ACT - The Association of Christian Teachers

for Christians working in education

The week
News items from the week’s daily and education press, covering the major education news stories of the week.

Protests about relationships and sex education spread.

Schools across England have received letters opposing the teaching of relationships and sex education (RSE) and LGBT equality, the BBC has learned.

Protests started in Birmingham and letters, predominantly from conservative Muslims, have been sent to a number of schools elsewhere.

One campaigner said relationship lessons due to start in schools in 2020 "proselytise a homosexual way of life".

Supporters of the lessons said there was a "lot of misinformation".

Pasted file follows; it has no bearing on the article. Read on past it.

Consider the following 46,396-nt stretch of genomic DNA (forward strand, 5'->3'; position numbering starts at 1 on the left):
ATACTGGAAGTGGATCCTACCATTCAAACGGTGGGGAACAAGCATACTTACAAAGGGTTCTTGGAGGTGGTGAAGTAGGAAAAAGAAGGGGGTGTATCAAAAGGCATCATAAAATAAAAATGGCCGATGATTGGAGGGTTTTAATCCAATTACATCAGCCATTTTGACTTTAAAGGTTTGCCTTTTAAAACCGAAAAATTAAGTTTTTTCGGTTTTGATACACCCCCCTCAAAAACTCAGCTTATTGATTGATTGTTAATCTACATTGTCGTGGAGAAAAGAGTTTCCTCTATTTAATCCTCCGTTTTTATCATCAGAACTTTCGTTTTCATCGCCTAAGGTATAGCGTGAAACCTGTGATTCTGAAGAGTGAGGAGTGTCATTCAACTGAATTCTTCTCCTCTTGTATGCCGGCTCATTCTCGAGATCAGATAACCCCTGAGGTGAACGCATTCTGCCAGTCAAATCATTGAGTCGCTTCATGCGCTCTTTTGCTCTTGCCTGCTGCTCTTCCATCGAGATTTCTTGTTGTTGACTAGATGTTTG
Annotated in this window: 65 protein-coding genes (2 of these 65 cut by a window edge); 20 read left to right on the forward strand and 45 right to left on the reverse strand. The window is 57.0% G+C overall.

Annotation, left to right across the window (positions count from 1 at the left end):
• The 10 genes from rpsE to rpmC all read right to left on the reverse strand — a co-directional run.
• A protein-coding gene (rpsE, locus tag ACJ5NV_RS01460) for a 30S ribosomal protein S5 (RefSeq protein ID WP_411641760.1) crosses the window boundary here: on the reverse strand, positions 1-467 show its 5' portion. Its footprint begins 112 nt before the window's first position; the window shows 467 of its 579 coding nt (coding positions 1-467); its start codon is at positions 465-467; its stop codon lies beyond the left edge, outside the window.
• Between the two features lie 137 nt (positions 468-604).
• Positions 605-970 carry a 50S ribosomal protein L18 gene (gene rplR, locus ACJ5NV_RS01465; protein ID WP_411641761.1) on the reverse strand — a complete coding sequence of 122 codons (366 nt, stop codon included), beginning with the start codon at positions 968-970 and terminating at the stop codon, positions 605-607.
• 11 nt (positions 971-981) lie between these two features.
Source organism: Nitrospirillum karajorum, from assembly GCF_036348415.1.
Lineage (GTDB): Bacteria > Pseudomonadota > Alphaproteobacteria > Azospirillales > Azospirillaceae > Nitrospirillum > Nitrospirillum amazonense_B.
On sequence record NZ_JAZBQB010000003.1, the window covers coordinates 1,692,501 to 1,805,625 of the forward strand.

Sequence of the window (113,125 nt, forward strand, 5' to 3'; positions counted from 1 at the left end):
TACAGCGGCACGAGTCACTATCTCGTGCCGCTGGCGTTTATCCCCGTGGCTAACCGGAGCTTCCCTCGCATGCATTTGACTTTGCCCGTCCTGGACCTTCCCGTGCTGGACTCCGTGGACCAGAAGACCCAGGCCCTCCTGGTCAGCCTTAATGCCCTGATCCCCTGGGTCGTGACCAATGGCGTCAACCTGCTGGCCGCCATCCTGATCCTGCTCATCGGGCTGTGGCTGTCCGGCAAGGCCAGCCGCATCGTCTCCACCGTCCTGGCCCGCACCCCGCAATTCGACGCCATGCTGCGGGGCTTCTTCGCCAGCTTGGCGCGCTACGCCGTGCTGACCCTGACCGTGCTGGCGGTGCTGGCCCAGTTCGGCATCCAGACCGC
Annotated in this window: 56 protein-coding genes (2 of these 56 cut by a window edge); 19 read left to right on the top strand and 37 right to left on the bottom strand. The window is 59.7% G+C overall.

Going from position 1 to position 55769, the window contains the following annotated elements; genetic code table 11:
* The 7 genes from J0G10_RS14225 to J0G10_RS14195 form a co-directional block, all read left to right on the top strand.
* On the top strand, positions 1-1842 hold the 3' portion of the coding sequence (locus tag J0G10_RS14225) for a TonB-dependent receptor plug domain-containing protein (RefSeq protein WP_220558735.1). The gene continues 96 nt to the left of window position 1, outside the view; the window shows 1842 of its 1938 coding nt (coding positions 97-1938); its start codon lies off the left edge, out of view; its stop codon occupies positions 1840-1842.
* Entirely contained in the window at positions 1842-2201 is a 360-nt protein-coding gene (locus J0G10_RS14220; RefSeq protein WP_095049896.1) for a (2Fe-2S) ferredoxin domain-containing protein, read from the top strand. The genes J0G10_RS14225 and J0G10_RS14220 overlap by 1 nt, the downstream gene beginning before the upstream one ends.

Letters opposing the lessons have been sent to schools in Birmingham, Bradford, Bristol, Croydon, Ealing, Manchester, Northampton and Nottingham, BBC Newsnight has discovered.

Read more.


College at risk of 'insolvency'.

A struggling college has requested to be put into educational administration, in the first application of its kind.

The Hadlow Group, which runs Hadlow College in Kent, is being investigated over financial irregularities.

If the request is granted next week, the college - which has more than 2,000 students and 454 staff - would be the first in the UK to go through the new education insolvency regime.

A spokesman for Hadlow College said it was deemed "necessary".

'Business as usual'

The application follows a review of the college's finances by government agencies, which found "immediate financial challenges".

    

The Education Secretary applied to the High Court directly.

Read more.


Pray for schools fortnight.

Pray for Schools Fortnight